Worshipping like Eve and Cain (?)

If Genesis 4 tells us anything, it tells us that sin disrupts worship of God. While God created humanity to bless them (Gen 1:28) and live out God’s image (Gen 1:26–27), sin peeled away this blessing, and the curse came (Gen 3:14–19). Ironically, Adam and Eve wanted to be like God by eating of the tree (3:5), though they were like God in his image already (1:26–27). Tragically, they were barred from God’s presence because tried to be like God — the likeness they already shared via his image. Worship was disrupted.

In Genesis 4, we learn how the sinfulness of sin marred the worshipfulness of worship. Both Even and Cain show us how pride and hate wreck havoc on service to God; still, God is faithful when we are faithless. So Eve trusts in Yahweh’s promises, while Cain repents. I am aware that this might be a hard sell — but I believe the text leads us to this conclusion without having to spiritualize the text or simply read it as “ancient history” with no present relevance today.


Let’s just agree to pass over the debate as to why God accepted Abel’s offering and not Cain’s offering. The text doesn’t comment on the “why” as if it is trying to focus on Cain’s response to God. Actually, the point of Genesis 4:1–16 is the discussion between God and Cain and not the offerings or the murder per se. Leading up to this discussion, we learn that both Cain’s rejected offering and his murder emaciate his communion with God. Sin has consequences, and so God punishes him by exile (4:12). Here’s where things get sticky. It will take a serious interpretive movements to illustrate the point.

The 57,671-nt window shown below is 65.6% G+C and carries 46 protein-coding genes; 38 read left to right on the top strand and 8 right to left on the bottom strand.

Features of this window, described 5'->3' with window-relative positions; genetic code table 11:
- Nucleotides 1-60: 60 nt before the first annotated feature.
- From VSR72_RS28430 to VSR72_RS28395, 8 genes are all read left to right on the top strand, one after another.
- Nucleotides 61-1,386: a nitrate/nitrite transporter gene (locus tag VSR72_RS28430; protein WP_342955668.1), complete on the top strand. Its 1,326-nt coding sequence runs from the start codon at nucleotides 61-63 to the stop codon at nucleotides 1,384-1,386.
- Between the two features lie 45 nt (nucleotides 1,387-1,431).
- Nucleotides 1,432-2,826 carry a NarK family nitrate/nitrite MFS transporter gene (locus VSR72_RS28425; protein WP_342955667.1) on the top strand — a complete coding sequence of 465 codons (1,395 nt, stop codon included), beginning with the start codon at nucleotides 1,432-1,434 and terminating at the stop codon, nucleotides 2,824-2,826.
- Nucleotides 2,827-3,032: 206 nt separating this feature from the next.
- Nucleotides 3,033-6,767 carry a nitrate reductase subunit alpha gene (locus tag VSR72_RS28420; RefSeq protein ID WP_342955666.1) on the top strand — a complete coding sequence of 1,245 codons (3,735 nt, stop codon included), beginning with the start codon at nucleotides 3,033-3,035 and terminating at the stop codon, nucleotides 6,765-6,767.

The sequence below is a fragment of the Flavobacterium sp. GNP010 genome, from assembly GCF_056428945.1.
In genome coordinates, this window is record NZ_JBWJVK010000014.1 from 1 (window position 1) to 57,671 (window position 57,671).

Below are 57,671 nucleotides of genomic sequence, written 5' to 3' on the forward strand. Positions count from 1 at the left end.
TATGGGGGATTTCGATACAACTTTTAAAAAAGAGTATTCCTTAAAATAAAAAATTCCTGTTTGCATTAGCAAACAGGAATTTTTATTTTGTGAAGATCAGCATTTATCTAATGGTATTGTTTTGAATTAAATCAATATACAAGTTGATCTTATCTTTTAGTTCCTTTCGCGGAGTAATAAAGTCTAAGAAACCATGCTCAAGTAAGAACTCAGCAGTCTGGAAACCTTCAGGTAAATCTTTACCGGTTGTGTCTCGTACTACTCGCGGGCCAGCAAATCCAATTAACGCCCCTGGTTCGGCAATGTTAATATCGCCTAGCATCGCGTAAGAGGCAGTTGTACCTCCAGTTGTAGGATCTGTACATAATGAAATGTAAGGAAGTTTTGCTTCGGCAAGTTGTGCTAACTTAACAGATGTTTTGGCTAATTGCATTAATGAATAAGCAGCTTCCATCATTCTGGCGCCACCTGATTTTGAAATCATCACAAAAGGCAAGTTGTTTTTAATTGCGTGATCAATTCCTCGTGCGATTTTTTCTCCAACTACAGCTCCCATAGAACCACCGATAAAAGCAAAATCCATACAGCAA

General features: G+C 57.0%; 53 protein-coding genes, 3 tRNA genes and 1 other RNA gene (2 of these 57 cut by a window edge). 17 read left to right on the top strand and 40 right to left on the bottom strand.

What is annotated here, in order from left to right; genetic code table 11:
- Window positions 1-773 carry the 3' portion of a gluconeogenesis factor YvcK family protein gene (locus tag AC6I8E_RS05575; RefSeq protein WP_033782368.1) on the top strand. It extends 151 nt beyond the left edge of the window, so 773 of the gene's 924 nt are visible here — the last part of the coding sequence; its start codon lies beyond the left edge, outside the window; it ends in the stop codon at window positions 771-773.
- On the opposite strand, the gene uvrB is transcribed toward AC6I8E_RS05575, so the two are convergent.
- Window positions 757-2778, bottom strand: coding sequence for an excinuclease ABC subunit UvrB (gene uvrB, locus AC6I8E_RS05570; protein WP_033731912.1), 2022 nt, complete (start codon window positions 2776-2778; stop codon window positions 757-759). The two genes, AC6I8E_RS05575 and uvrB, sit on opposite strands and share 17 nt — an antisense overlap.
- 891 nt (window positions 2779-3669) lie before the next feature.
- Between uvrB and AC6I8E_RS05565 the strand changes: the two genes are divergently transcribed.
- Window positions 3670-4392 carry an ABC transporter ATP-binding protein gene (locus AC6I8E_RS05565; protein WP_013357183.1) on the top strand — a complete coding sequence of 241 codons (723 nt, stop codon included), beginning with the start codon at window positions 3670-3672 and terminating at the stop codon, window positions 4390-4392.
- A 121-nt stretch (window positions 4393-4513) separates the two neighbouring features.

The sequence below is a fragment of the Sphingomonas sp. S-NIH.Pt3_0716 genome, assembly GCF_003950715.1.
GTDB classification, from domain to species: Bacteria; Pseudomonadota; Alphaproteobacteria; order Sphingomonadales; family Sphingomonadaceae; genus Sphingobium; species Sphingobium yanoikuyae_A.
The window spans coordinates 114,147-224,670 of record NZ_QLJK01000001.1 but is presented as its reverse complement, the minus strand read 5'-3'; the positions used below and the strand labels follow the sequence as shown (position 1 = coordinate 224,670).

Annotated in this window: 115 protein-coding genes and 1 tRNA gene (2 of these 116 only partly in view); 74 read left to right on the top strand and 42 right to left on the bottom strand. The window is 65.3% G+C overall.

Cain’s response, “My punishment is greater than I can bear” (4:13, ESV), can be translated “my guilt is greater than I can bear” as the footnote in the ESV indicates. In fact, guilt or sin are the most common translations of the Hebrew word anon. In this case, it would mean “my sin is too great to bear/forgive.” Only context can really determine the right reading. What makes the “punishment” translation attractive is that Genesis 4:14 makes Cain sound a little whiney.

But God’s response in Genesis 4:15 makes me think he was truly repentant (at least at this time): “Then the LORD said to him, “Not so! If anyone kills Cain, vengeance shall be taken on him sevenfold.” And the LORD put a mark on Cain, lest any who found him should attack him.” Yahweh responds by saying “Not so!” That is, your sin is not too great to bear. Then Yahweh provides Cain divine protection. God’s faithfulness to bless overcame Cain’s unfaithfulness.

Sin disrupts worship of God, but repentance returns us to close communion with him.


In two oblique verses, Eve coaches us to trust in the promises of God, and that faith evokes worship. These two verses are Genesis 4:1 and 4:25 respectively. They read:

4:1: “Now Adam knew Eve his wife, and she conceived and bore Cain, saying, ‘I have gotten a man with the help of the LORD.’” (ESV) 

4:25: “And Adam knew his wife again, and she bore a son and called his name Seth, for she said, ‘God has appointed for me another offspring instead of Abel, for Cain killed him.’” (ESV)